“Globalization is making Japan a more open country, but I still believe Japan is a relatively conservative country.” Foreign exchange student Mizuki Ohmori sat down with me to share some of his insights on his home country of Japan.
Rice, as we all know, is the staple of Japanese cuisine. Most dishes are primarily rice, with a salty or spicy accompaniment. Cold green tea is the most popular drink by far. In terms of dessert, “anything green tea flavored, like ice cream, cakes and parfaits is popular,” said Ohmori.
In Japan, Buddhism and Shintoism are the most common religions. However, most people in Japan are not extremely religious — religion has become more ceremonial and less spiritual. “For example, many people go to the shrine at the beginning of the year to attain happiness for the rest of the year — it originates from Shintoism — but it has become more superficial,” said Ohmori.
Ohmori came to study abroad in the United States because he wanted to learn about different cultures — and what better place to do that than here! Ohmori was born in a rural area about an hour train ride from Tokyo and felt like he was accustomed only to East Asian and Japanese cultures.
“I really wanted to change my viewpoint. I felt that if I stayed in Japan, I would be more close minded, so I wanted to change myself and experience something new and become a more active person,” said Mizuki. He also really wanted to improve his English, which is another reason he chose the United States as his destination.
Ohmori’s American experience thus far has been a good one, and he is enjoying it here. Although there are some differences between college life in Japan and in America-there are more dance parties here.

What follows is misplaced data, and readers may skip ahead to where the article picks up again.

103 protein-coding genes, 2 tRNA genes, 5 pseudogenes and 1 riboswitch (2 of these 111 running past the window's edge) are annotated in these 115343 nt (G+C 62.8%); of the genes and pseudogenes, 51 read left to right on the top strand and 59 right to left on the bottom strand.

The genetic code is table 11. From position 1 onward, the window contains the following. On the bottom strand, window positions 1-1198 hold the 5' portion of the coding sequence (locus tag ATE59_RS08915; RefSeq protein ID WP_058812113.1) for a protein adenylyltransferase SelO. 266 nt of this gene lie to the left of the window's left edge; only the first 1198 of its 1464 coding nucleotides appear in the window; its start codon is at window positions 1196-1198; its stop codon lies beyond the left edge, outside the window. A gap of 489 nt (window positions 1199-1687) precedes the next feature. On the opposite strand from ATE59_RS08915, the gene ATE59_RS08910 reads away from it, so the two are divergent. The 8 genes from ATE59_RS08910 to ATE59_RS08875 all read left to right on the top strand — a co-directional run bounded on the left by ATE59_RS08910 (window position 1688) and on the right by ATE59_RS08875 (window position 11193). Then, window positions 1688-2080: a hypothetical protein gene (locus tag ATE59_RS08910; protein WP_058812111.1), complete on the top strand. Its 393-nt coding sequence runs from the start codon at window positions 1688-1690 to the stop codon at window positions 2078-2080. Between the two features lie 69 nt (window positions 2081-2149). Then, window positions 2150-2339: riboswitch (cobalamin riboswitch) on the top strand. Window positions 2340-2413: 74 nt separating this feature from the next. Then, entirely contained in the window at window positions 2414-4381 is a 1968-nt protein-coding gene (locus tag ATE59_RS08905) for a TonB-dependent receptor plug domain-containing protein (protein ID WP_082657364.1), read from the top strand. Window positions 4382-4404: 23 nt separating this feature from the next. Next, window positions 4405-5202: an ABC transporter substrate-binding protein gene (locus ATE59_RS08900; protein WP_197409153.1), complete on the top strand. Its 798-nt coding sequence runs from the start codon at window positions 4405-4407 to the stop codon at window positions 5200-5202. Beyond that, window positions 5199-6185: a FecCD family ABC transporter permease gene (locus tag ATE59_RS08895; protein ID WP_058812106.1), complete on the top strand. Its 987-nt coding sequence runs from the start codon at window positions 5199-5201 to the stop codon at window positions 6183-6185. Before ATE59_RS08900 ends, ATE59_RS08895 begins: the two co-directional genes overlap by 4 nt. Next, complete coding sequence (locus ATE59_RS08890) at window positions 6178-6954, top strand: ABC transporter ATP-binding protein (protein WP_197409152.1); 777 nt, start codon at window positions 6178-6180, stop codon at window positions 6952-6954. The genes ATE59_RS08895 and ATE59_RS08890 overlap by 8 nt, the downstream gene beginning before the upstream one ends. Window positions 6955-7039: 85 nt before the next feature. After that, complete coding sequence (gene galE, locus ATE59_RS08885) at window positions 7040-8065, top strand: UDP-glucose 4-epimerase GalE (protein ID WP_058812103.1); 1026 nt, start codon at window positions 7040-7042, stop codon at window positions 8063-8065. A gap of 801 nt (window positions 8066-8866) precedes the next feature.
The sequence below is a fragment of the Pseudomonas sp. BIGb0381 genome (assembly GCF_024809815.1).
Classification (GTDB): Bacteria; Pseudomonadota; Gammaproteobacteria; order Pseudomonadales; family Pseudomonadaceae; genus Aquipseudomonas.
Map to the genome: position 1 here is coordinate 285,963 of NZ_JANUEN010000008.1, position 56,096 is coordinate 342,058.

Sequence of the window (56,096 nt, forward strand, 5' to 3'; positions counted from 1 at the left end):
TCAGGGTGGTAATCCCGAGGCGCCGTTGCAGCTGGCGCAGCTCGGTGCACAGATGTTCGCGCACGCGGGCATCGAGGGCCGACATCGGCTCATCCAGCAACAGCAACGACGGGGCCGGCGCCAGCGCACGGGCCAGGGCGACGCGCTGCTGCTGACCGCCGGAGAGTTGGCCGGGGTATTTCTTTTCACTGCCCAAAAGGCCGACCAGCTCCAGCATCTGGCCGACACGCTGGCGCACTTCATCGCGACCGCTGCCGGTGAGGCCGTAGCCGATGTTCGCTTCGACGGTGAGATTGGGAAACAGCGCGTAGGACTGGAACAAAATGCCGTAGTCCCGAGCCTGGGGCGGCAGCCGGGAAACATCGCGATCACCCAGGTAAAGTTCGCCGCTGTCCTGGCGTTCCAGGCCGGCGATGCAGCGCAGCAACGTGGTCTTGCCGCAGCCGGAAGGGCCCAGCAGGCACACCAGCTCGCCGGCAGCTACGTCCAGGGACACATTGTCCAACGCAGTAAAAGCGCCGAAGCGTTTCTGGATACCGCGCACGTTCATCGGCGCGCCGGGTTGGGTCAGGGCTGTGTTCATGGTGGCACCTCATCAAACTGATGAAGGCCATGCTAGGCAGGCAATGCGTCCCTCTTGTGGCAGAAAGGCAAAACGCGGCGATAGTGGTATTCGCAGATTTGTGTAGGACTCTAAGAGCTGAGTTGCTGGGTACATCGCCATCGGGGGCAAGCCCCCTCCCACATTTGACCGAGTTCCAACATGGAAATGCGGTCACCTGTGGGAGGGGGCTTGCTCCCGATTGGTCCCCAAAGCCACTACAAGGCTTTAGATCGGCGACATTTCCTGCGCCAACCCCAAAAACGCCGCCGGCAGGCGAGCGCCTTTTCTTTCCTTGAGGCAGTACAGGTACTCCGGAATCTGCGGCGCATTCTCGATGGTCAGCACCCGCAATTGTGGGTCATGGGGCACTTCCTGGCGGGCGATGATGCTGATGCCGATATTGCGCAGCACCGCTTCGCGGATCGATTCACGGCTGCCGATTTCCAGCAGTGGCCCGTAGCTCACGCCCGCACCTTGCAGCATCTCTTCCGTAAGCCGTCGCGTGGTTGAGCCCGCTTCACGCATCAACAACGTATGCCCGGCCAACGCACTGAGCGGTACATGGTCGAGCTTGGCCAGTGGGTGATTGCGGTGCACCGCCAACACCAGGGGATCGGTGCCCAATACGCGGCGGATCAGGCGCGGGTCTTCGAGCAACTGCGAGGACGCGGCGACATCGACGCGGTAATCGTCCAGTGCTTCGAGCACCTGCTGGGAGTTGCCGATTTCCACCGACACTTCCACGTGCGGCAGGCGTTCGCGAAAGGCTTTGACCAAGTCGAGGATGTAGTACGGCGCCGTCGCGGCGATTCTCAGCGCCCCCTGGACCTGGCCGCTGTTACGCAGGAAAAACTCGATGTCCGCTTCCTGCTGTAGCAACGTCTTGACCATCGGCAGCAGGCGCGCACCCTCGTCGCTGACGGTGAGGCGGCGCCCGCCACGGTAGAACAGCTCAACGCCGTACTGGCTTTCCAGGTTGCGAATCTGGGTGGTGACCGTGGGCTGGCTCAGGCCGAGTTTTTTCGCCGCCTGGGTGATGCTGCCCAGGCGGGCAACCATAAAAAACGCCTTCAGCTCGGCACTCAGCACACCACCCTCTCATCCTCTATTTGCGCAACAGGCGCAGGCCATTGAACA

“Usually in Japan, a party just means people drinking together,” said Ohmori. Also, in Japan, students usually get a job after graduating college whereas in the states many people go on to graduate programs. “In Japan finding a job is a higher priority than academics,” Ohmori said.
Ohmori’s favorite aspect of life in America is the rich cultural diversity. What he doesn’t really like is the much larger food portions.
We had an interesting discussion about history and the way it is taught in Japan. I was particularly interested in how Japan portrays World War II in its classrooms. “
The World War II taught in Japan is from a more neutral standpoint — they don’t incorporate bias. The difficulty arises in the relationship between China and Japan. The Japanese atrocities in China are a major issue. In China it is taught that the Japanese were very brutal and cruel, but in Japan this is not discussed as much. The situation with Korea is similar. In Japan they don’t go into very much detail on the atrocities committed against China and Korea,” Ohmori said.
Ohmori also added that he felt like “most people have forgotten about the earthquake and the tsunami in the past year. But there are many people that are still suffering and many cities that still need reconstruction. Many people still don’t have houses, and they’re living in temporary quarters provided by the government. Also, the radiation problem isn’t helping. I want students here to know that Japanese people are still struggling and making efforts to recover from this situation.”